Prior to the initiation of annual floating kelp inventories by WDNR, Thom and Hallum (1990) reviewed several sources of historical data and found evidence that floating kelp had increased by 58 percent since the first European mapping in the 1850s. The largest increases were observed in the most populated areas such as central and south Puget Sound, but anecdotal evidence for losses in central Puget Sound were also noted. Between 1989 and 2004, the annual inventories conducted by WDNR for floating kelp at 66 shoreline sections on the outer coast and in the Strait of Juan de Fuca show high year-to-year variation, ranging from 722 hectares in 1997 to 2,575 hectares in 2000 (Berry et al. 2005)(Figure 1). Between the two species of floating kelp, M. integrifolia canopy area was more stable over time than N. luetkeana canopy, potentially due to their differing life histories. From 1989 to 2004, total floating kelp canopy area increased significantly (p<0.01), but these increases were restricted to the Outer Coast and the Western Strait of Juan de Fuca; kelps in the Eastern Juan de Fuca region showed no trend (Berry et al. 2005)(Figure 2). At the smallest scale (5-15km of shoreline), kelp area increased significantly in 18 sections, decreased significantly in 1 section, and did not change significantly in 47 sections (Berry et al. 2005)(Figure 3). A significant decrease in kelp canopy area was detected near Protection Island. Kelp canopies in this area have declined gradually from more than 10 hectares in 1989 and 1990 to less than 1 hectare annually since 1994 (Berry et al. 2005)(Figure 3).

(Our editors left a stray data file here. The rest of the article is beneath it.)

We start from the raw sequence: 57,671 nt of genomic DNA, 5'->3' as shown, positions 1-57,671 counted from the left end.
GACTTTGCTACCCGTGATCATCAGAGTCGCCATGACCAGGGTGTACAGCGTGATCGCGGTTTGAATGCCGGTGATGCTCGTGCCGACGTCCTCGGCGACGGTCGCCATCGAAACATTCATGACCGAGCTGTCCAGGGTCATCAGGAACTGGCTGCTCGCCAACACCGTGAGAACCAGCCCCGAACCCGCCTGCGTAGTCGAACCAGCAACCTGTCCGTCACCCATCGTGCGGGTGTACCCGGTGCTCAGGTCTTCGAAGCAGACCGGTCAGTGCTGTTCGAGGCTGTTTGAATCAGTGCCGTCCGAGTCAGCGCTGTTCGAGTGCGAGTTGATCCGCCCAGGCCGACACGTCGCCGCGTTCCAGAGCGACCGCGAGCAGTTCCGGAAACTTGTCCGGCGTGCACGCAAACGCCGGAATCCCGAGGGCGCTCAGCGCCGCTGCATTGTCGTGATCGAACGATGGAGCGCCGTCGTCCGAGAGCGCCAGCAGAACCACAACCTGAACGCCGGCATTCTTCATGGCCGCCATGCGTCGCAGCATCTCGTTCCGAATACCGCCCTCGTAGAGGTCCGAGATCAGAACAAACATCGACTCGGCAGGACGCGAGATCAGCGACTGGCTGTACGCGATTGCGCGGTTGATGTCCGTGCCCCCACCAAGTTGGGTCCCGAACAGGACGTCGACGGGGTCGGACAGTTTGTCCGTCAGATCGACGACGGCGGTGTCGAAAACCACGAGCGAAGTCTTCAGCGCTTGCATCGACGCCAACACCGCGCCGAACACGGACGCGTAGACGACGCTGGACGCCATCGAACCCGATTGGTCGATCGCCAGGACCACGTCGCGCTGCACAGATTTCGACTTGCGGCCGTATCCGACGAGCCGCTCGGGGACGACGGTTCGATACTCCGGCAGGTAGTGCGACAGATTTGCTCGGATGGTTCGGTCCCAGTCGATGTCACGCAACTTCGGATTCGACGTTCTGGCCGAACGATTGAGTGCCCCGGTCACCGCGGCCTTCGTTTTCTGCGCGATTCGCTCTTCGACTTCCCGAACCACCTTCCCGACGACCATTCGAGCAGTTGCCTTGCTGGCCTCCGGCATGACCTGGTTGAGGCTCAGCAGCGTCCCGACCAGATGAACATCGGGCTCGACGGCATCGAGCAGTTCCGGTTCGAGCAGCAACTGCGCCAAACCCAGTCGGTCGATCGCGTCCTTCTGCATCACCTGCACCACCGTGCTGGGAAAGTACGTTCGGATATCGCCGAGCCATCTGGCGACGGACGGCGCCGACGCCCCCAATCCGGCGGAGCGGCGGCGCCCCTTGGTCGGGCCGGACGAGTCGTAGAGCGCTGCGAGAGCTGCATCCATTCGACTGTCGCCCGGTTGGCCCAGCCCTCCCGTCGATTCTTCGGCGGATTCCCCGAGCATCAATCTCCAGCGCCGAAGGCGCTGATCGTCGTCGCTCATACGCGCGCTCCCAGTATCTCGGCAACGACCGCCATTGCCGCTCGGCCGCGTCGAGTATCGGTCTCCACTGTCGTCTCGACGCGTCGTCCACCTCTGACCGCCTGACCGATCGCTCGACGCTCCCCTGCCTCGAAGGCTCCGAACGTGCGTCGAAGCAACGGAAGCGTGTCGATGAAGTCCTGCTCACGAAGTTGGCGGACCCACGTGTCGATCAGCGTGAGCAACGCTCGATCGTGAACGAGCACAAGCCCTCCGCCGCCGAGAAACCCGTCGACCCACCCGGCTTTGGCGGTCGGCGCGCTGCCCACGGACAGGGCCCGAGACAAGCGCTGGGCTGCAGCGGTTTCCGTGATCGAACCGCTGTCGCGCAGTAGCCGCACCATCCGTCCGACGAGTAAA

Figure 1. Floating Kelp Canopy Area on Washington’s outer coast and the Strait of Juan de Fuca, 1989-2004 (reprinted from Berry et al. 2005 with permission from Nearshore Habitat Program, Washington Department of Natural Resources).